Let’s denote the validation grammar as a pair where is an alphabet and is a predicate that accepts a string over the alphabet , i.e. . The validation grammar encodes some language over the alphabet as follows: the string is a part of the language if the predicate takes true value given this string. We should note that a validation grammar is a more general way to represent the language model than a finite-state automata. In fact, any language presented as a finite-state automaton , can be presented as a validation grammar (with a predicate , where is a set of strings accepted by the automaton ). But not all the languages that can be presented as a validation grammar can be presented as a finite state automaton generally (for example, the language with words of an unrestricted length over the alphabet , where the number of characters is higher than the number of characters ).

Let’s consider a recognition result (a hypothesis model) as a sequence of cells (the same as earlier). For convenience, we assume that each cell contains K alternatives and estimation values of these alternatives are positive. A string evaluation (weight) will be a product of estimations of all the characters in this string. If the language model presented as a validation grammar , then the post-processing problem can be defined as a discrete optimization (maximization) problem for a set of controls (a set of all the strings of a length over an alphabet ) with a predicate and a functional , where is an estimation of the character in the -th unit.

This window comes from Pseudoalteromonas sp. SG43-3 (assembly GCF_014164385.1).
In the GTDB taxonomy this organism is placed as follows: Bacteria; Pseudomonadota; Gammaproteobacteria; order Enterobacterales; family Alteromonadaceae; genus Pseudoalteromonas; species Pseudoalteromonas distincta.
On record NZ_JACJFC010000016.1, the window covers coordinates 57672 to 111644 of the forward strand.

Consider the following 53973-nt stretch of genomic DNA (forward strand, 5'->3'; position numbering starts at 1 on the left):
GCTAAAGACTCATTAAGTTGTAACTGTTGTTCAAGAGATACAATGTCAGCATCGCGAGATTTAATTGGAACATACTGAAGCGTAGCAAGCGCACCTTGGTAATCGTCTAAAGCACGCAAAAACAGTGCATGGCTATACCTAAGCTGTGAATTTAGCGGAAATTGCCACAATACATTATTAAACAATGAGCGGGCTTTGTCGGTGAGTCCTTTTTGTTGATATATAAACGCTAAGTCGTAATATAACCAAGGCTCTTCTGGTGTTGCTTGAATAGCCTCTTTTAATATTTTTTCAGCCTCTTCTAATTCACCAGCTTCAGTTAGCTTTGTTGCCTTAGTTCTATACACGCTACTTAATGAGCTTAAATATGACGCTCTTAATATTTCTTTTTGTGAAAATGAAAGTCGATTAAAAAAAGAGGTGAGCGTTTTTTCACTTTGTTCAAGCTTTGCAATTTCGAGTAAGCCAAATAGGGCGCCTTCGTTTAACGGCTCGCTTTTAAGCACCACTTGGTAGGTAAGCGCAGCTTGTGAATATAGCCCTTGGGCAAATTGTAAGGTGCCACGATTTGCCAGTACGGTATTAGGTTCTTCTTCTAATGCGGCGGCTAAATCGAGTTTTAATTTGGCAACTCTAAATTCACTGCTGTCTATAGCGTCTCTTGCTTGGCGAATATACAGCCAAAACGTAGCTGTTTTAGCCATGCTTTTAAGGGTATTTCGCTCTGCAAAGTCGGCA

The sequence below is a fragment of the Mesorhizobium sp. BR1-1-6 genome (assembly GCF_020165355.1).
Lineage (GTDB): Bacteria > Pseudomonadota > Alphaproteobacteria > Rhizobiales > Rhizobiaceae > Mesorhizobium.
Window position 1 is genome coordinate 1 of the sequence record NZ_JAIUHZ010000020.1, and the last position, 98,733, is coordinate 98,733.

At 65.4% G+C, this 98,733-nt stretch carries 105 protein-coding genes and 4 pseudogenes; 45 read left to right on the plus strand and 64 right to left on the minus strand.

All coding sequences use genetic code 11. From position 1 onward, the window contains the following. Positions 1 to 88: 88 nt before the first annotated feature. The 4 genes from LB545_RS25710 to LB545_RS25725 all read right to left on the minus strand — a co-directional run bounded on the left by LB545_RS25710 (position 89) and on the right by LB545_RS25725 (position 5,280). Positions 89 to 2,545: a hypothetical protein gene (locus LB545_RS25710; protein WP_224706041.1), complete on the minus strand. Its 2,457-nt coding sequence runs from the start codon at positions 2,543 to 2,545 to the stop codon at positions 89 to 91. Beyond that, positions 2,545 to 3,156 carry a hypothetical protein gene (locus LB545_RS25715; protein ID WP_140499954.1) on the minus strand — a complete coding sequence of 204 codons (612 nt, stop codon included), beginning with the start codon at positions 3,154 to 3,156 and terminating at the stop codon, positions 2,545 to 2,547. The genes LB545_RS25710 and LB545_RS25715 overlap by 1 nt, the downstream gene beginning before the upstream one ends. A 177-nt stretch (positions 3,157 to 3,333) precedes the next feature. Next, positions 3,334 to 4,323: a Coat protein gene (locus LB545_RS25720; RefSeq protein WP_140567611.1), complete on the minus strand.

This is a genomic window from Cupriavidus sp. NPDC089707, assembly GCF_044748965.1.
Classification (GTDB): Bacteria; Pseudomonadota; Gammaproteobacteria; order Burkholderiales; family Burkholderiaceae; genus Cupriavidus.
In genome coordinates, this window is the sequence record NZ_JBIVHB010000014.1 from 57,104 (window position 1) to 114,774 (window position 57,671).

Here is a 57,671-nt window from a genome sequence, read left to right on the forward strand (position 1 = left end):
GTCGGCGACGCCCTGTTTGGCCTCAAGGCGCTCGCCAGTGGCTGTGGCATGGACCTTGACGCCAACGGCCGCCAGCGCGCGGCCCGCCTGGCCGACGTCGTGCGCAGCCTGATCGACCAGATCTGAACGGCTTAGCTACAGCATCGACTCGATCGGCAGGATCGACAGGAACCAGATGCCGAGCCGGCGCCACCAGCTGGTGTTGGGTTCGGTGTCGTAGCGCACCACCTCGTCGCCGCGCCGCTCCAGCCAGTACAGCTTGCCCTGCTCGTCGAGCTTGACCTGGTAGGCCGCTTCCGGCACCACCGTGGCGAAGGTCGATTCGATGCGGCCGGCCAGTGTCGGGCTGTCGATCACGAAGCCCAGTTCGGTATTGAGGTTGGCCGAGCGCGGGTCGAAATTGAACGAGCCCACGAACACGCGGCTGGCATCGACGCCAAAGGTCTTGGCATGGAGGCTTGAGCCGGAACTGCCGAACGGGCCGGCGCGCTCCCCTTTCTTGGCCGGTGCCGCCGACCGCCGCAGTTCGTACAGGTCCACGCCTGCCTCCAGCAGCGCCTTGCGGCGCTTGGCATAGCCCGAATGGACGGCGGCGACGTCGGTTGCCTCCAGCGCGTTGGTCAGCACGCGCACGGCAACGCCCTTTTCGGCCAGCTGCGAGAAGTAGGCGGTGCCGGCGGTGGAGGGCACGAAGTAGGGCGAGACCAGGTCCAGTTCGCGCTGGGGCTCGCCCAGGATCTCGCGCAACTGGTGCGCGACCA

Any discrete optimization problem (i.e. with a finite number of controls) can be solved by a brute-force search. This algorithm goes through the controls (strings) in the descending order of a functional value until the predicate takes a true value. Let’s denote a maximum number of iterations of the algorithm as , i.e. a maximum number of strings with the highest estimates that will be used to calculate the predicate.

First, let’s sort the alternatives in the descending order of their estimates, and we’ll be assuming that the inequality is true for any cell when . A *position* is defined as the sequence of indices that corresponds with a string . A position estimate, i.e. a functional value at this position, will be considered a product of the alternative estimates that match the indexes in this position: . In order to save the positions, we are going to need the data structure *PositionBase* which allows us to add new positions (when their address is available), to get new positions using their address and check if any given position is added to the database.

In the process of listing the positions, first, we’ll be selecting a yet unprocessed position with the highest estimate, then we’ll be adding all the positions (the positions that can be generated out of the current one by adding one to one of the indices that is included in the position) to the *PositionQueue*. The *PositionQueue* will include the triplets , where is an estimate of an unseen position, – an address of a processed position in *PositionBase* from which the current position was derived, is an index of a position element with an address that was increased by one in order to get the current position. In order to organize *PositionQueue* we’ll need a data structure that will allow us to add a new triplet and extract a triplet with the highest estimate .